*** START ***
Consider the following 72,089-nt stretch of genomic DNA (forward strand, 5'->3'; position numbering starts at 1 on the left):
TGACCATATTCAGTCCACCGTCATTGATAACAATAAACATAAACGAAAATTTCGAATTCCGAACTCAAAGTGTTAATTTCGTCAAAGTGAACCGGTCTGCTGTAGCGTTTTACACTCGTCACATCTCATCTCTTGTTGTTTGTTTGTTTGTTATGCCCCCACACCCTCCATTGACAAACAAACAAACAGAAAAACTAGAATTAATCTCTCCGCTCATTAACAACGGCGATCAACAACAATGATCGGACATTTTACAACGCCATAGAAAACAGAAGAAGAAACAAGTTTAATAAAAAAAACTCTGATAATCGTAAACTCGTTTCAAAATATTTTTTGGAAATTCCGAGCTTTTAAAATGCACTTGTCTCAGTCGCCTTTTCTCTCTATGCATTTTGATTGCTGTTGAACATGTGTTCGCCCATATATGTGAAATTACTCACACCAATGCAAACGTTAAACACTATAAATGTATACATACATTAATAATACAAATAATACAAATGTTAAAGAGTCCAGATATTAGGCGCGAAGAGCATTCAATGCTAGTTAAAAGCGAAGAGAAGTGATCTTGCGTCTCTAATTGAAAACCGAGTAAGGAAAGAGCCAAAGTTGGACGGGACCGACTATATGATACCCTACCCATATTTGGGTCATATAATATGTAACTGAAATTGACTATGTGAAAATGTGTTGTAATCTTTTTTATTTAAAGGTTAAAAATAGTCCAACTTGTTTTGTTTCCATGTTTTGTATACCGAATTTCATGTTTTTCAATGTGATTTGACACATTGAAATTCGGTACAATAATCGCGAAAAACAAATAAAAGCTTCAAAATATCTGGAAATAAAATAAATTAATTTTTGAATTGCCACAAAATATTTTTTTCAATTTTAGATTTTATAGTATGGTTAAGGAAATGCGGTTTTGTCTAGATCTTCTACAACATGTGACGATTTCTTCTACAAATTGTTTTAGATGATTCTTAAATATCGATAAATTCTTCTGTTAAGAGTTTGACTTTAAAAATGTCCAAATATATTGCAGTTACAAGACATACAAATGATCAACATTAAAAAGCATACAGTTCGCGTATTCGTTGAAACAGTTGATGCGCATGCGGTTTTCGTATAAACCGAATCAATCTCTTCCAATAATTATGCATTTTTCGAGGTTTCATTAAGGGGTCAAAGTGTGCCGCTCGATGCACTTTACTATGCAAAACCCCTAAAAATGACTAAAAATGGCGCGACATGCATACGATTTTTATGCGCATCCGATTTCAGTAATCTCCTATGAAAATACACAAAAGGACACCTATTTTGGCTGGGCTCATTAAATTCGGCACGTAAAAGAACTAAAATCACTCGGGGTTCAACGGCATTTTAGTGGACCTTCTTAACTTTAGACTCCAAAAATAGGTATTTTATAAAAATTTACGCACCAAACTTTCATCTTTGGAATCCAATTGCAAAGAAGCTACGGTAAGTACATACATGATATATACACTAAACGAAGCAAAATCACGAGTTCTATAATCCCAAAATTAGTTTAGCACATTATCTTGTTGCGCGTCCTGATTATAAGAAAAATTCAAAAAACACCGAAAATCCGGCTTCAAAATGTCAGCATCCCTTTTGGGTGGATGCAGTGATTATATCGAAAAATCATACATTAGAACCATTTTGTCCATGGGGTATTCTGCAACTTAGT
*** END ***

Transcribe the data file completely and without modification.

Consider the following 72,089-nt stretch of genomic DNA (forward strand, 5'->3'; position numbering starts at 1 on the left):
TGACCATATTCAGTCCACCGTCATTGATAACAATAAACATAAACGAAAATTTCGAATTCCGAACTCAAAGTGTTAATTTCGTCAAAGTGAACCGGTCTGCTGTAGCGTTTTACACTCGTCACATCTCATCTCTTGTTGTTTGTTTGTTTGTTATGCCCCCACACCCTCCATTGACAAACAAACAAACAGAAAAACTAGAATTAATCTCTCCGCTCATTAACAACGGCGATCAACAACAATGATCGGACATTTTACAACGCCATAGAAAACAGAAGAAGAAACAAGTTTAATAAAAAAAACTCTGATAATCGTAAACTCGTTTCAAAATATTTTTTGGAAATTCCGAGCTTTTAAAATGCACTTGTCTCAGTCGCCTTTTCTCTCTATGCATTTTGATTGCTGTTGAACATGTGTTCGCCCATATATGTGAAATTACTCACACCAATGCAAACGTTAAACACTATAAATGTATACATACATTAATAATACAAATAATACAAATGTTAAAGAGTCCAGATATTAGGCGCGAAGAGCATTCAATGCTAGTTAAAAGCGAAGAGAAGTGATCTTGCGTCTCTAATTGAAAACCGAGTAAGGAAAGAGCCAAAGTTGGACGGGACCGACTATATGATACCCTACCCATATTTGGGTCATATAATATGTAACTGAAATTGACTATGTGAAAATGTGTTGTAATCTTTTTTATTTAAAGGTTAAAAATAGTCCAACTTGTTTTGTTTCCATGTTTTGTATACCGAATTTCATGTTTTTCAATGTGATTTGACACATTGAAATTCGGTACAATAATCGCGAAAAACAAATAAAAGCTTCAAAATATCTGGAAATAAAATAAATTAATTTTTGAATTGCCACAAAATATTTTTTTCAATTTTAGATTTTATAGTATGGTTAAGGAAATGCGGTTTTGTCTAGATCTTCTACAACATGTGACGATTTCTTCTACAAATTGTTTTAGATGATTCTTAAATATCGATAAATTCTTCTGTTAAGAGTTTGACTTTAAAAATGTCCAAATATATTGCAGTTACAAGACATACAAATGATCAACATTAAAAAGCATACAGTTCGCGTATTCGTTGAAACAGTTGATGCGCATGCGGTTTTCGTATAAACCGAATCAATCTCTTCCAATAATTATGCATTTTTCGAGGTTTCATTAAGGGGTCAAAGTGTGCCGCTCGATGCACTTTACTATGCAAAACCCCTAAAAATGACTAAAAATGGCGCGACATGCATACGATTTTTATGCGCATCCGATTTCAGTAATCTCCTATGAAAATACACAAAAGGACACCTATTTTGGCTGGGCTCATTAAATTCGGCACGTAAAAGAACTAAAATCACTCGGGGTTCAACGGCATTTTAGTGGACCTTCTTAACTTTAGACTCCAAAAATAGGTATTTTATAAAAATTTACGCACCAAACTTTCATCTTTGGAATCCAATTGCAAAGAAGCTACGGTAAGTACATACATGATATATACACTAAACGAAGCAAAATCACGAGTTCTATAATCCCAAAATTAGTTTAGCACATTATCTTGTTGCGCGTCCTGATTATAAGAAAAATTCAAAAAACACCGAAAATCCGGCTTCAAAATGTCAGCATCCCTTTTGGGTGGATGCAGTGATTATATCGAAAAATCATACATTAGAACCATTTTGTCCATGGGGTATTCTGCAACTTAGT